It’s been a little over ten days since the crack from reality. I’m calmer now. It’s not over. It’s never over. But I’m able to read in the mornings, which is a very good sign. I’m into Yusef Komunyakaa’s collection of poetry, Neon Vernacular, which I highly recommend. Incredible Vietnam War poems, and his syntax sings.
I feel fairly stable, until around three pm, when the unease comes on. That’s much better than last week, when the dread waited for me at dawn. The moment I opened my eyes, it was there, hovering over me. That’s not happening now, though I stay under the blankets a long time before starting the day. And, that’s fine.
I’m calmer now, because the home became the asylum. It’s just that simple. Yesterday, for instance. The internet went down. The new modem wasn’t working. I started hitting my forehead with the base of my palms. David took over, called Spectrum, figured it out for me.
Ours is a fairly tranquil home (when I’m stable, which, most of the time, I am). We like one another’s company. When all four kids are in town, they make sure to have a siblings’ day together, hiking, or dinner and a movie. They love one another. I can’t tell you how great a treasure that is to me.
Michelle has made comfort food all week. She shows her love in hot dishes, chocolate coffee cake. We talk a lot. She’s in Iowa now, celebrating her father’s birthday. That’s good, she needs the break.
I’m able to write. That’s good. That’s very good. Not much, maybe thirty, forty minutes a day, just enough to write this blog post. After that, the words break apart and the mania rises. I know the pattern–a little at a time. If we all follow the plan, I’ll come out of this fine. We all will.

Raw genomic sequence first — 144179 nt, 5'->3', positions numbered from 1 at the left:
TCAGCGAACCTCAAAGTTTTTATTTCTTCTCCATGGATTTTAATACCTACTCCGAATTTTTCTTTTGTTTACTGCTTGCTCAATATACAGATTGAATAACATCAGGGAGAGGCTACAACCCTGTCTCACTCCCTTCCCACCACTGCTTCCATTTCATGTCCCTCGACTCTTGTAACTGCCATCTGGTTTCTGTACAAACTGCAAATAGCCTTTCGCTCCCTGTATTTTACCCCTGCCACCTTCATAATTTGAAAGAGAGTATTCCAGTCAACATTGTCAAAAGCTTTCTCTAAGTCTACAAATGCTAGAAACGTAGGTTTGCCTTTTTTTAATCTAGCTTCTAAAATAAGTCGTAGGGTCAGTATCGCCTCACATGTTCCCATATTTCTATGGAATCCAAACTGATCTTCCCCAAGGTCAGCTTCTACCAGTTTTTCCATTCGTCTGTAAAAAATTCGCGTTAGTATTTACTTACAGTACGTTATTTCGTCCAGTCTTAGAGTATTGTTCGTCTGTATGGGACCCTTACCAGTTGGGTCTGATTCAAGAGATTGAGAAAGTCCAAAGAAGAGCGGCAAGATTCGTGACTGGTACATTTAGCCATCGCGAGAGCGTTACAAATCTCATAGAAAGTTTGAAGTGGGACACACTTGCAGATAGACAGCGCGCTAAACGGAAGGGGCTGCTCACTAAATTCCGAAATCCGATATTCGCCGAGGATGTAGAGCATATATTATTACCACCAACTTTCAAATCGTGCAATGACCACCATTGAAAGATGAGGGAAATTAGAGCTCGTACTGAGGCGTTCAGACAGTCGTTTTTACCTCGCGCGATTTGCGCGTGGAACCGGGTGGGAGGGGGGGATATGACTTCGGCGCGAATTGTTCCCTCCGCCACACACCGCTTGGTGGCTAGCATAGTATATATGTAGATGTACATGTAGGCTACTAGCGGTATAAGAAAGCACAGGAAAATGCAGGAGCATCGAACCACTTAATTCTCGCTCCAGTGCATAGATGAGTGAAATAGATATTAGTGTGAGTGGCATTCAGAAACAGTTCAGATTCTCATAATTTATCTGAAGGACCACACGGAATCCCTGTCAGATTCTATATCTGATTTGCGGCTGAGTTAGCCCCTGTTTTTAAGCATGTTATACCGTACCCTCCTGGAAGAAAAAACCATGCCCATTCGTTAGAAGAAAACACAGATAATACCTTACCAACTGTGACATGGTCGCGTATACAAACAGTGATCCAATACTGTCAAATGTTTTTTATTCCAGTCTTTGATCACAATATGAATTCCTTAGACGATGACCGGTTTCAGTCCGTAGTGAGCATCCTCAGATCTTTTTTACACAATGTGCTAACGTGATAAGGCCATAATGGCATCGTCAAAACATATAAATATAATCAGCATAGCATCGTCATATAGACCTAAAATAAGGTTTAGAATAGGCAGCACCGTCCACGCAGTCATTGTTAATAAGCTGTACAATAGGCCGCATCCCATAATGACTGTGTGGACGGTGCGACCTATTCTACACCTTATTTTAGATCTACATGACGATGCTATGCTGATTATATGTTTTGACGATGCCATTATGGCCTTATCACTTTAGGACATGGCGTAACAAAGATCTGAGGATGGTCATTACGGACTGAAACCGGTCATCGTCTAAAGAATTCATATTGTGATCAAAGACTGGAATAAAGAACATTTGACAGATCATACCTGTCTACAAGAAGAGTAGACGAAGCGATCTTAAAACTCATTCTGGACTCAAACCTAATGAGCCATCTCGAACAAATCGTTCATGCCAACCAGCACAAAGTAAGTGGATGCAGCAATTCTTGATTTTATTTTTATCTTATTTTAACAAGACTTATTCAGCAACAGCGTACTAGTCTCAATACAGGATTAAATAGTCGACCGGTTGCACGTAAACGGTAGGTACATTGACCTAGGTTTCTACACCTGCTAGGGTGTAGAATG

I start classes next week. Mount St. Mary’s University here in L.A. is my second home. My bosses know about my sickness and struggles. They are amazing, they’ve given me two decades of support. The fact that it’s a women’s university, and also run by women, plays into that. Women are much more just than men.
And the students—on Tuesday, we’ll begin a semester-long discussion on literature and creative writing. I could be deep in the butt-hole of The Dark Place, and if you start a conversation with me about poetry or a novel, I’ll crawl out of that ass long enough to hold the liveliest of conversations with you.
I wish to keep writing here, about this illness and the past shadows that made it metastasize. If it gets rough, if focusing on these subjects makes me brittle, I’ll pull back. But, for some reason, I want to do this. I’m not as afraid as I once was. I can’t quite tell you why.